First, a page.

4 March 2011

Contributed by Felix M. Larkin

To mark the 50th anniversary of the start of the Kennedy presidency, the JFK Presidential Library in Boston recently hosted a conference bringing together a number of historians, journalists and former officials of the administration to discuss the man and his place in history. The stellar list of participants included Harris Wofford (JFK’s special assistant for civil rights), Richard Reeves (historian and JFK biographer), Ted Widner (a former Clinton speechwriter) and journalists Matt Bai and Gwen Ifill. I attended the conference while on a short holiday in the US.

The Library is a centre of study and research, but also a shrine to JFK’s memory. You would not expect a conference there to be critical of him, and nor was this one. It seemed to me, however, that the participants made a strong case for Kennedy – certainly a remarkable president, one who might have been among the very greatest but for the brevity of his time in office. Read more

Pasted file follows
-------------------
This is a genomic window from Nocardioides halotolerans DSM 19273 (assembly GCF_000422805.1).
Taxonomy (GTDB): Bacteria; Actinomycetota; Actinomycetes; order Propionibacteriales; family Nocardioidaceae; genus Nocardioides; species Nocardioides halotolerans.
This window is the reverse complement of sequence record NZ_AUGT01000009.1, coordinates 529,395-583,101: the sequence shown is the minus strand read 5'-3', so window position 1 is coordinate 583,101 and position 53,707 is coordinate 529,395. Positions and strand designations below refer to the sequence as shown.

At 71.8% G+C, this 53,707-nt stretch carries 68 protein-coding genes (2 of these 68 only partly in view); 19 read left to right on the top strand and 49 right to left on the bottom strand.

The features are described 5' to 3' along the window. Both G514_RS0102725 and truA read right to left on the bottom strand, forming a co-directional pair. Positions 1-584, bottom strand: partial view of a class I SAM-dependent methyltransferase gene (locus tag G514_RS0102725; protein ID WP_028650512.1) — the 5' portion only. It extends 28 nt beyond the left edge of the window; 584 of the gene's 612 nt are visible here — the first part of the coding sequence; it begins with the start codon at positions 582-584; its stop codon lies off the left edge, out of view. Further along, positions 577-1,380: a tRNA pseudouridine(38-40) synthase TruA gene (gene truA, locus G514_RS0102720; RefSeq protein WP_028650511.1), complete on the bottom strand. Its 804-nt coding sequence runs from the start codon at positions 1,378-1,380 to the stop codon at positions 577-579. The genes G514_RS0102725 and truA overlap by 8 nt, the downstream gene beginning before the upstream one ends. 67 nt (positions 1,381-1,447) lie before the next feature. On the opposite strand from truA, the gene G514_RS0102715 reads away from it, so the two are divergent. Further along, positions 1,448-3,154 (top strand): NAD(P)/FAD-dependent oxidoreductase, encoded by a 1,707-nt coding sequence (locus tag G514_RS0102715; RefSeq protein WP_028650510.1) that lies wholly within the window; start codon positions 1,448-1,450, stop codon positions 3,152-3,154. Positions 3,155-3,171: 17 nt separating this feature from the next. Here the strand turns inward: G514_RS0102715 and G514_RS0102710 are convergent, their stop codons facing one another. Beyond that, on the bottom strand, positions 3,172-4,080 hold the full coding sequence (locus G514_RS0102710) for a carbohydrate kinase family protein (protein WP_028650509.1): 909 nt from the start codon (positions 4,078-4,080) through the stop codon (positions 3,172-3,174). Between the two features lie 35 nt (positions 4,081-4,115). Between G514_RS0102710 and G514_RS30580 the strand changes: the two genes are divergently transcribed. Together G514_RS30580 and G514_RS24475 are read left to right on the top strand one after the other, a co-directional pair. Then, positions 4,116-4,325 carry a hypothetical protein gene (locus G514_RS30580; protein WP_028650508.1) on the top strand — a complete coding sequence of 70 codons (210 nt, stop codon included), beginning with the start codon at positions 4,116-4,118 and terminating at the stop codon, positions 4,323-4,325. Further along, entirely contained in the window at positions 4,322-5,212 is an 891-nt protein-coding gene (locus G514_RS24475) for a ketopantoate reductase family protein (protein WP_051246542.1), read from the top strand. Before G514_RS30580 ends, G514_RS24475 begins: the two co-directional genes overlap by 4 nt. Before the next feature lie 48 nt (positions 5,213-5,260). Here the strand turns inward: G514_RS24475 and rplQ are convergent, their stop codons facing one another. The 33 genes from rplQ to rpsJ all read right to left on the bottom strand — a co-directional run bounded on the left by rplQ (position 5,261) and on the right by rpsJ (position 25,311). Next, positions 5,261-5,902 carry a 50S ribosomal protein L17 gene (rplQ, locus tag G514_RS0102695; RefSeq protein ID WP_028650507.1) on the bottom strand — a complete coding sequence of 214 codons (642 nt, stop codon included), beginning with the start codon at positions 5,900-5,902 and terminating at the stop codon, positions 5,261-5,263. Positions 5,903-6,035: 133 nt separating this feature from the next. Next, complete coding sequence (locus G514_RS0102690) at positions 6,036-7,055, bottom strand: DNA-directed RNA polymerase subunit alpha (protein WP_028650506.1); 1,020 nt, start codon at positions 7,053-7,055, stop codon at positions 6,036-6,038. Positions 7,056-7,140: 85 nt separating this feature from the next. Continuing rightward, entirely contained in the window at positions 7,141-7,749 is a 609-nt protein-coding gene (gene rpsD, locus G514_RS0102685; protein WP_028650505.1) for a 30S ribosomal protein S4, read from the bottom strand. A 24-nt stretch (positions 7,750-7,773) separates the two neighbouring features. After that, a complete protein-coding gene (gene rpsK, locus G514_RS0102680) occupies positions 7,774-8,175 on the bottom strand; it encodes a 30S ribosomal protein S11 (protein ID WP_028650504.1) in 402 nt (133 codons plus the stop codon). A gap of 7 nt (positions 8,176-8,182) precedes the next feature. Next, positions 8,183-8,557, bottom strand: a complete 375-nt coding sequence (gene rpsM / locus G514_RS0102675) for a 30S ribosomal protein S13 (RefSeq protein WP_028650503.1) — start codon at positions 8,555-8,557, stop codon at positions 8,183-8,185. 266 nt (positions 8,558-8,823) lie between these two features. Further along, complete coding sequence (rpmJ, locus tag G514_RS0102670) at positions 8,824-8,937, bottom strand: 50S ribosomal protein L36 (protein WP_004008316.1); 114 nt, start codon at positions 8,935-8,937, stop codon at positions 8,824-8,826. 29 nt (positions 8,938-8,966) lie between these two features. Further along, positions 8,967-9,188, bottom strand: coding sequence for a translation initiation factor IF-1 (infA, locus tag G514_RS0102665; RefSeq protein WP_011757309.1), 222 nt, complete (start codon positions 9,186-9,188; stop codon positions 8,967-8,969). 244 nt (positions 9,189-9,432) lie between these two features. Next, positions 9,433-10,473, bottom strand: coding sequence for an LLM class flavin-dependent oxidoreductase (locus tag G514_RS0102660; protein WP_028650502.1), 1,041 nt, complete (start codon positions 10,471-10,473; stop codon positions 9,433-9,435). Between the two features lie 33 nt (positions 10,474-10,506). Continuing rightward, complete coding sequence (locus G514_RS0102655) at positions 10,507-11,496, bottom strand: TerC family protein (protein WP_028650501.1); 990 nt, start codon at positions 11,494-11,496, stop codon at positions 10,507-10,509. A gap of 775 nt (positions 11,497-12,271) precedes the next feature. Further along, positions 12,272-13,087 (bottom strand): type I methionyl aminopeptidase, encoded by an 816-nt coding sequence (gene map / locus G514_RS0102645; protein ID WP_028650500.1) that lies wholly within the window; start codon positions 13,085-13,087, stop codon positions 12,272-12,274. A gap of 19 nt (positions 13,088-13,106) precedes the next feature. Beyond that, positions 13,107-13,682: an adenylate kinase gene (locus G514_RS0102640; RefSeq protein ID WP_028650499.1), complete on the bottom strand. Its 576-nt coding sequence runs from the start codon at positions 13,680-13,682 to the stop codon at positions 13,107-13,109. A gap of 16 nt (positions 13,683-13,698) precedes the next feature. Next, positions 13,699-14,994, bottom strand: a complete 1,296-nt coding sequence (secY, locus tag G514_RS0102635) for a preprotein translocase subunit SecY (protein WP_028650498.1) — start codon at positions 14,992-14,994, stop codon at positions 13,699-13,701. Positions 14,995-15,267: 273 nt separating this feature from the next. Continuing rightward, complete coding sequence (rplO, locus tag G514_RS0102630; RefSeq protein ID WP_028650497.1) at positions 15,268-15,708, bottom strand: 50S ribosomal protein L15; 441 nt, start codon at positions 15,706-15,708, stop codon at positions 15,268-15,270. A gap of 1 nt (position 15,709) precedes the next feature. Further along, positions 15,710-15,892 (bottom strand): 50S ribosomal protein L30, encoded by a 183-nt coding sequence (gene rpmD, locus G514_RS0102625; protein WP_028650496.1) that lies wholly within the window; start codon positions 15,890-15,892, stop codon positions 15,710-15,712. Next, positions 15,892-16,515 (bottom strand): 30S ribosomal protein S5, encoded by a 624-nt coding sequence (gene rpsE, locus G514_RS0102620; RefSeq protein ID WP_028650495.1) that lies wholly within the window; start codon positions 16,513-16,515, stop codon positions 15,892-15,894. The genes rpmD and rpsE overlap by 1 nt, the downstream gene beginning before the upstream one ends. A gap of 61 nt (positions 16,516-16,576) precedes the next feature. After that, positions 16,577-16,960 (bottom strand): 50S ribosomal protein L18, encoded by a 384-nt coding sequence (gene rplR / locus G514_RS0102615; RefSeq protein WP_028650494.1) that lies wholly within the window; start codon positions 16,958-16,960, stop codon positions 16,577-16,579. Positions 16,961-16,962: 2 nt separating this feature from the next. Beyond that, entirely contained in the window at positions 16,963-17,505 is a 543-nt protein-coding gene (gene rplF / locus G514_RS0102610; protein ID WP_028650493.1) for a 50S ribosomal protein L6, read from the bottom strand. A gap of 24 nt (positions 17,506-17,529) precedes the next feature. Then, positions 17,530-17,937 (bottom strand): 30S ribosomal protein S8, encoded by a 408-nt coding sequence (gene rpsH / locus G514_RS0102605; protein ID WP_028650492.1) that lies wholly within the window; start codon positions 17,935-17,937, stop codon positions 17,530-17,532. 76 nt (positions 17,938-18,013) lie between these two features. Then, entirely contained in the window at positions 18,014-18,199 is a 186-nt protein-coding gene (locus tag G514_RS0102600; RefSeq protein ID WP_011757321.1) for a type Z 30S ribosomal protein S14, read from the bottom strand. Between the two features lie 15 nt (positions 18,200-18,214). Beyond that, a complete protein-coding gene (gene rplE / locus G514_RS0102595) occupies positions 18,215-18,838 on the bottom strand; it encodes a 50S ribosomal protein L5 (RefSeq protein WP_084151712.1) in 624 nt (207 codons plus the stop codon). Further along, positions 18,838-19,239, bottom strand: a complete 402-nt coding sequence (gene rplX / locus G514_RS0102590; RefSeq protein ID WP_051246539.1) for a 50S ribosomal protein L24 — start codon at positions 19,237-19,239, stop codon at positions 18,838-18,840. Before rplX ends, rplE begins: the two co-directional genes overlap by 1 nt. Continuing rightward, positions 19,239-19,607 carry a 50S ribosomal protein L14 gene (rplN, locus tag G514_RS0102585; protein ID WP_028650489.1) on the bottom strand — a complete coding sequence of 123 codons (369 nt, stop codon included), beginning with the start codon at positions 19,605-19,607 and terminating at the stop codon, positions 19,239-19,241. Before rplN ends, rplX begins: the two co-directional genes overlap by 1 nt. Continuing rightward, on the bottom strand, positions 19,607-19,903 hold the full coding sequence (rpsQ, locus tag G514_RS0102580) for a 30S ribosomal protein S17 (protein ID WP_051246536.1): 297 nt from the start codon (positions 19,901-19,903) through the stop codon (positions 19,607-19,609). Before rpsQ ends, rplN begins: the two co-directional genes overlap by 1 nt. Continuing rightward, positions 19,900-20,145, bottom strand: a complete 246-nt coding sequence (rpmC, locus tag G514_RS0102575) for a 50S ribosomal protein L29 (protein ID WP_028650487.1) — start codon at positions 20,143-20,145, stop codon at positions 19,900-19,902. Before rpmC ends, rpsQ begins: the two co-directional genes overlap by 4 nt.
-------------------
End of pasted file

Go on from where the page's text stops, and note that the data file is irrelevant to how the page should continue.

Honest to Blog: Programme

17 February 2011


The Pue’s Occurrences blogging symposium takes place Friday 4 March in Trinity College Dublin. Our participants include: Myles Dungan from Myle’s Dungan’s history site, Conor Brady from the Rosnaree Archeological Project Blog, Orla Murphy from Orla Murphy’s Blog, Niamh Cullen from The Little Review, Ciaran Swan speaking on behalf of the Irish Left Archive , Jonathan Wright from Trinity College Dublin, and our own Juliana Adelman from Pue’s Occurrences. Topics to be discussed include blogging as a teaching tool, blogging to teach, web legitimacy and blogging in Ireland. There will be attendance from across the Irish blogging community and a roundtable session at the end for an inclusive discussion from all attendees. You can register on our site here and lunch will be provided. The programme is now available and can be found here.